There’s little doubt about the $4 billion Natrium nuclear power plant funding backed by the federal government, Microsoft billionaire Bill Gates and his fellow investors. There’s also little doubt about ExxonMobil’s $400 million for its CO2 sequestration project at its nearby natural gas processing plant at LaBarge. Those funds are secure. Scores of companies are already lining up for contracts to manufacture parts and build the energy facilities — on TerraPower’s and ExxonMobil’s own schedules.
But where the community investment dollars will come from — and when — is uncertain.
Though a big energy project can inject a healthy dose of revenue into surrounding communities and help buoy the local economy for years after, the demand for local services that accompany it often outpaces their availability. Even if the funding were secure today to modernize the Kemmerer and Diamondville wastewater treatment plant, McClarnon said, there’s still years of engineering and buildout before it would be complete. The dilemma has long plagued Wyoming energy boom-and-bust towns.
The boomtown challenge inspired the creation of Wyoming’s Industrial Siting Council in the 1970s as coal-power plant and coal mine construction work swelled many Wyoming towns. The law includes a provision for community impact assistance payments — essentially a monetary advance from state coffers to local community coffers, based on estimated sales and use taxes generated by a qualifying industrial project.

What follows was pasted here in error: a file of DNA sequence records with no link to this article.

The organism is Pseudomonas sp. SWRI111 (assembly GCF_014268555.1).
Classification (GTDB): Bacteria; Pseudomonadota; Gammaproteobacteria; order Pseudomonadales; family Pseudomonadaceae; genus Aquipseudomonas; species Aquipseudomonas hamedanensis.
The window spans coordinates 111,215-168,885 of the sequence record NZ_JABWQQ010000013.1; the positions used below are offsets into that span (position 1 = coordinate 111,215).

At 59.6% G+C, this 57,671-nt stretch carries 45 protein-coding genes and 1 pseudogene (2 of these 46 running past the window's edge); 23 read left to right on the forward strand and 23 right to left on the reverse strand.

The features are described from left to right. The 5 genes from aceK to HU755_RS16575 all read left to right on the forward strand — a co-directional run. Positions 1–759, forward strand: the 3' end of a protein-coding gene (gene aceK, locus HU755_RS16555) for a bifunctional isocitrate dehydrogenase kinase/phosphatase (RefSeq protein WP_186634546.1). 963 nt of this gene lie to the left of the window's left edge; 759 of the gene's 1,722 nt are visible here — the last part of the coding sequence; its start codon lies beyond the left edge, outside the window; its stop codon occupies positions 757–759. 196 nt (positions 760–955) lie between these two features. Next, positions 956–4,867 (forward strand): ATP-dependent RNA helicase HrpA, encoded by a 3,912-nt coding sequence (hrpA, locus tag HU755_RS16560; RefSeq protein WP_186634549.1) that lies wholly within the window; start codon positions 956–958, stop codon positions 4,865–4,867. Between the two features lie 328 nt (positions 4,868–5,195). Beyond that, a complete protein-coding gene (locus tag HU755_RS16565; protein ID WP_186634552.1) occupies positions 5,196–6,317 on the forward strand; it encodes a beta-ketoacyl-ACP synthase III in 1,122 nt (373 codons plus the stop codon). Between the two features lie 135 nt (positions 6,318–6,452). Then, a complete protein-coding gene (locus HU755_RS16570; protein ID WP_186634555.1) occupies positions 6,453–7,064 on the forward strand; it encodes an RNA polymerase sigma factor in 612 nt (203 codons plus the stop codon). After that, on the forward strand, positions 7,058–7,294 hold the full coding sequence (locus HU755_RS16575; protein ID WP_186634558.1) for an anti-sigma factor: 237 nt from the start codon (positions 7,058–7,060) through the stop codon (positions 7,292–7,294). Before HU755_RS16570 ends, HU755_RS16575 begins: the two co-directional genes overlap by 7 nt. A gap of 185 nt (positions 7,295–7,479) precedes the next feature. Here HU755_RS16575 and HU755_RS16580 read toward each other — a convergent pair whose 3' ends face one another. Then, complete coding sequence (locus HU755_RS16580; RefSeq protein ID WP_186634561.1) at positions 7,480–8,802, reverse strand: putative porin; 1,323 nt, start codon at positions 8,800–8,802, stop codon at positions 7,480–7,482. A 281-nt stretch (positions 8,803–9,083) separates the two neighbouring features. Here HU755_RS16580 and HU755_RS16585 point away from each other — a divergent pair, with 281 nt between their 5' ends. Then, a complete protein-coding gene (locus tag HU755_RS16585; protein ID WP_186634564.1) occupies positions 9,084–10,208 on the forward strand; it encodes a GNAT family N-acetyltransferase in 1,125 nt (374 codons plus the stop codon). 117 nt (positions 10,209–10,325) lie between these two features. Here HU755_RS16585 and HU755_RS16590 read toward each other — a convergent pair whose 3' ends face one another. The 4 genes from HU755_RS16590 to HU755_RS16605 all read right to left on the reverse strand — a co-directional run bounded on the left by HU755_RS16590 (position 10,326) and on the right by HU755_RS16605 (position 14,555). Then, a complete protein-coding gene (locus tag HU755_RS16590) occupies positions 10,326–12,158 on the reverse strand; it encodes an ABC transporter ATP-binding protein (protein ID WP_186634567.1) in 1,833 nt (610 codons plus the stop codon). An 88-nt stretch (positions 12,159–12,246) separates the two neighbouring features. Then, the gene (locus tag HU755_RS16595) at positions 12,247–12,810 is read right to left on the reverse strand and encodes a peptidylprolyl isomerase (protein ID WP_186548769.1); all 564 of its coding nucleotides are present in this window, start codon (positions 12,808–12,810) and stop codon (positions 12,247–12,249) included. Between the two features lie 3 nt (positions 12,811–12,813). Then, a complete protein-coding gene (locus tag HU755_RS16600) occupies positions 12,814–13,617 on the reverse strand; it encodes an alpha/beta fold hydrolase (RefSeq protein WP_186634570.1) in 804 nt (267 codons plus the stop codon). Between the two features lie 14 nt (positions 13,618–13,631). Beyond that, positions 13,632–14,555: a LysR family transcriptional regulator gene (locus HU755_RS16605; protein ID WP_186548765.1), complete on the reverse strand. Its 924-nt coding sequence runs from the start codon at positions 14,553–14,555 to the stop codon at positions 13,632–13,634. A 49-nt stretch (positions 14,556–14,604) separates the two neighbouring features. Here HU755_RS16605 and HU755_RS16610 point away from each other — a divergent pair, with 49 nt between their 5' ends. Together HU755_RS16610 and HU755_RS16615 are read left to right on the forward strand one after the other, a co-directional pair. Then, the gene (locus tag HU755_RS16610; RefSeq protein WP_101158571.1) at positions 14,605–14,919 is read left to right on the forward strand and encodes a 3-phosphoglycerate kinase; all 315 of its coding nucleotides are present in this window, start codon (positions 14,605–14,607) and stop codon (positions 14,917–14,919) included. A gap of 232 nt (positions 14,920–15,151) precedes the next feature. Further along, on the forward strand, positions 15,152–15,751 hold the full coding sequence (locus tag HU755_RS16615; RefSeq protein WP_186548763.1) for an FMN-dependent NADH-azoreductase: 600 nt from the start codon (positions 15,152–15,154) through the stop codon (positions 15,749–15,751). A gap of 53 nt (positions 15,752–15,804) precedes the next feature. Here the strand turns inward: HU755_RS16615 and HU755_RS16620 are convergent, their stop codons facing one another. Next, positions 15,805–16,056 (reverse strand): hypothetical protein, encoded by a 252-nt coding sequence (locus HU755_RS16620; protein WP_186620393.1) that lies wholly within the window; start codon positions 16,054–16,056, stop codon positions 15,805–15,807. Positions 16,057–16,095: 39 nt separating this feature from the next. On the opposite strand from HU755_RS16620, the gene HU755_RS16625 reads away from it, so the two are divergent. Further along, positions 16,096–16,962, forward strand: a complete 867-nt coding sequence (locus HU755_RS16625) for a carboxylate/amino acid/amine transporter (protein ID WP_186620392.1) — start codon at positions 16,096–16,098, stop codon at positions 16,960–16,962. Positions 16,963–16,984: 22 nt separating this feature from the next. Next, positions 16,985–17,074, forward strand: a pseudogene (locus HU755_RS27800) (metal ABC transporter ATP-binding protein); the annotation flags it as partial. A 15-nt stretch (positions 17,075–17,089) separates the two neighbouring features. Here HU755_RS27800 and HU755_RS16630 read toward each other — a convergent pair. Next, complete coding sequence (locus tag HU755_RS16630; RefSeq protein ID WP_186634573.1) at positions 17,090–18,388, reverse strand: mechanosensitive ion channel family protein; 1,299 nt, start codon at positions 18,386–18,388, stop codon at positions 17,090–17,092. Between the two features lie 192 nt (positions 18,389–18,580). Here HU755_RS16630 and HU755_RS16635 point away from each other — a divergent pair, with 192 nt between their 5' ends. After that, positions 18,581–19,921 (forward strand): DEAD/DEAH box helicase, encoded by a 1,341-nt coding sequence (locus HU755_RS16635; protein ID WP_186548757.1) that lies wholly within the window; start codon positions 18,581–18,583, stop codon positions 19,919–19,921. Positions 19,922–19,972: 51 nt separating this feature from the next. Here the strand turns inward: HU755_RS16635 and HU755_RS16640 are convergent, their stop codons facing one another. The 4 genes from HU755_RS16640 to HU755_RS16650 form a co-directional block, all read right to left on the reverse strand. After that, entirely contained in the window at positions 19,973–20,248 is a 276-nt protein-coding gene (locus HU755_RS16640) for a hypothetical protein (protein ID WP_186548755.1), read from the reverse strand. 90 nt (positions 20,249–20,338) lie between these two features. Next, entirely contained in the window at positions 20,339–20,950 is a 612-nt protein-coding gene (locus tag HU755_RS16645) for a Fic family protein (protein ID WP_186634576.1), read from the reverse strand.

However, the program is intended to help only with “unmitigated needs,” according to Industrial Siting Council Administrator Alan Edwards. For example, if a community lands a federal grant for road upgrades it couldn’t double-dip by asking the ISC to help with the same item.
Communities such as Diamondville and Kemmerer may find other financial assistance through various state programs at the Wyoming Business Council, the Office of State Lands and Investments, or impose their own local tax initiatives.
Lincoln County is already considering a “6th penny” tax levied on retail sales and personal property, according to Kemmerer City Administrator Brian Muir. If approved, it could go a long way to pay for infrastructure upgrades such as roads, water and sewer projects.
Large industrial projects such as the Natrium facility also entice private developers to invest in things like housing and retail, Muir said, adding that his office regularly fields calls from developers interested in taking advantage of the economic opportunity.
But the primary source that Kemmerer and Diamondville leaders are looking to is the federal government. The Interagency Working Group on Coal and Power Plant Communities and Economic Revitalization is attempting to match hundreds of millions of dollars available through the Inflation Reduction Act and Infrastructure Investment and Jobs Act with communities in the midst of “energy transition.”